A senior White House official on Thursday said the National Football League (NFL) needs to “get a handle” on its problems with players who commit acts of child abuse and domestic violence.

Recent revelations that star players had committed acts of abuse are “really deeply troubling,” the administration official said, adding that the league should “have a zero tolerance” policy, according to CBS News.

"The NFL has an obligation not only to their fans but to the American people to properly discipline anyone involved in domestic violence or child abuse and more broadly, gain control of the situation," the official said.

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The NFL has come under fire after a series of high-profile domestic abuse arrests. Baltimore Ravens running back Ray Rice was indefinitely suspended after video surfaced of him brutally punching his then-fiancee, Janay Palmer, in a casino elevator, and Minnesota Vikings star Adrian Peterson was handed a lesser penalty following his arrest for child abuse.

Other players, including Arizona Cardinals running back Jonathan Dwyer and Carolina Panthers defensive end Greg Hardy have also been suspended over domestic violence allegations.

"Many of these professional athletes are marketed as role models to young people, and so their behavior does have the potential to influence these young people, and it's one of the many reasons it's important that the league get a handle on this and have a zero tolerance,” the White House official said.

Although the president has not publicly weighed in on the controversy, press secretary Josh Earnest issued a rare statement following the release of the Rice video earlier this month condemning his actions.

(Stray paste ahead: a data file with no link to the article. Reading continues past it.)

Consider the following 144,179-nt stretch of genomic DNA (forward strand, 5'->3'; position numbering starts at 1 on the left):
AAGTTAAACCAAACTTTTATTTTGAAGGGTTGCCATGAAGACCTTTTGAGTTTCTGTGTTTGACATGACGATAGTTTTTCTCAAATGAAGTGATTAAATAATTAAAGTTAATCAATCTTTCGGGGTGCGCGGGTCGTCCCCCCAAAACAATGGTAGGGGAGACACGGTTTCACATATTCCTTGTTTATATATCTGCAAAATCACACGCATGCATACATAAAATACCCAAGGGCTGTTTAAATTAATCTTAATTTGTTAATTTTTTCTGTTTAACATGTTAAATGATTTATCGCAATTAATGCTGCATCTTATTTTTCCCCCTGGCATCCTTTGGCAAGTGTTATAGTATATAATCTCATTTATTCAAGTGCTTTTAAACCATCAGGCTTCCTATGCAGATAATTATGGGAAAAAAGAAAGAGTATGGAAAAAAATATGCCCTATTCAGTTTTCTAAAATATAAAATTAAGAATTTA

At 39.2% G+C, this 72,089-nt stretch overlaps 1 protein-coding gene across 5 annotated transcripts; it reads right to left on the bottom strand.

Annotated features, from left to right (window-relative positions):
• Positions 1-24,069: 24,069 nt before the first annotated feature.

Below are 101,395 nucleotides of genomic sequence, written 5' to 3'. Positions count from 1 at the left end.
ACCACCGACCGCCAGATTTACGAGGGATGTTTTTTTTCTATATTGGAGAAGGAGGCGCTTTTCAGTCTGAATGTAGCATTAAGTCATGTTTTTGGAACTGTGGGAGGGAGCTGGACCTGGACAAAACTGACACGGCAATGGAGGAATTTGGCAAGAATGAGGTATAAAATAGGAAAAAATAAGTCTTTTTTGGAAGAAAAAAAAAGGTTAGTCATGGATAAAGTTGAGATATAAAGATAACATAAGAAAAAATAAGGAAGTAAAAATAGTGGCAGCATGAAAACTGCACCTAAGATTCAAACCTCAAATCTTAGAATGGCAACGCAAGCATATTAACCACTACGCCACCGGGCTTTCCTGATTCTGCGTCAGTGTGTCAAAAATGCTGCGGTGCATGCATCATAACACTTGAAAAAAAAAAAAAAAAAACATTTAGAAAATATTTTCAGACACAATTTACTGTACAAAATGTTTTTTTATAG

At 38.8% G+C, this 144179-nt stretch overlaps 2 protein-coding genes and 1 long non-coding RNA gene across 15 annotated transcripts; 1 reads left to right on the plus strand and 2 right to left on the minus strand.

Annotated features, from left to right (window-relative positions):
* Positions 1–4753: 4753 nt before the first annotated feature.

“The president is the father of two daughters. And like any American, he believes that domestic violence is contemptible and unacceptable in a civilized society,” Earnest said. “Hitting a woman is not something a real man does, and that's true whether or not an act of violence happens in the public eye, or, far too often, behind closed doors. Stopping domestic violence is something that's bigger than football — and all of us have a responsibility to put a stop to it."

Vice President Biden told NBC News the Ravens “did the right thing” by releasing Rice following the release of the video.

On Monday, the NFL announced it was hiring four female advisers to help "help lead and shape the NFL's policies and programs relating to domestic violence and sexual assault."

"Because domestic violence and sexual assault are broad societal issues, we have engaged leading experts to provide specialized advice and guidance in ensuring that the NFL's programs reflect the most current and effective approaches," NFL commissioner Roger Goodell wrote in a memo obtained by Sports Business Journal.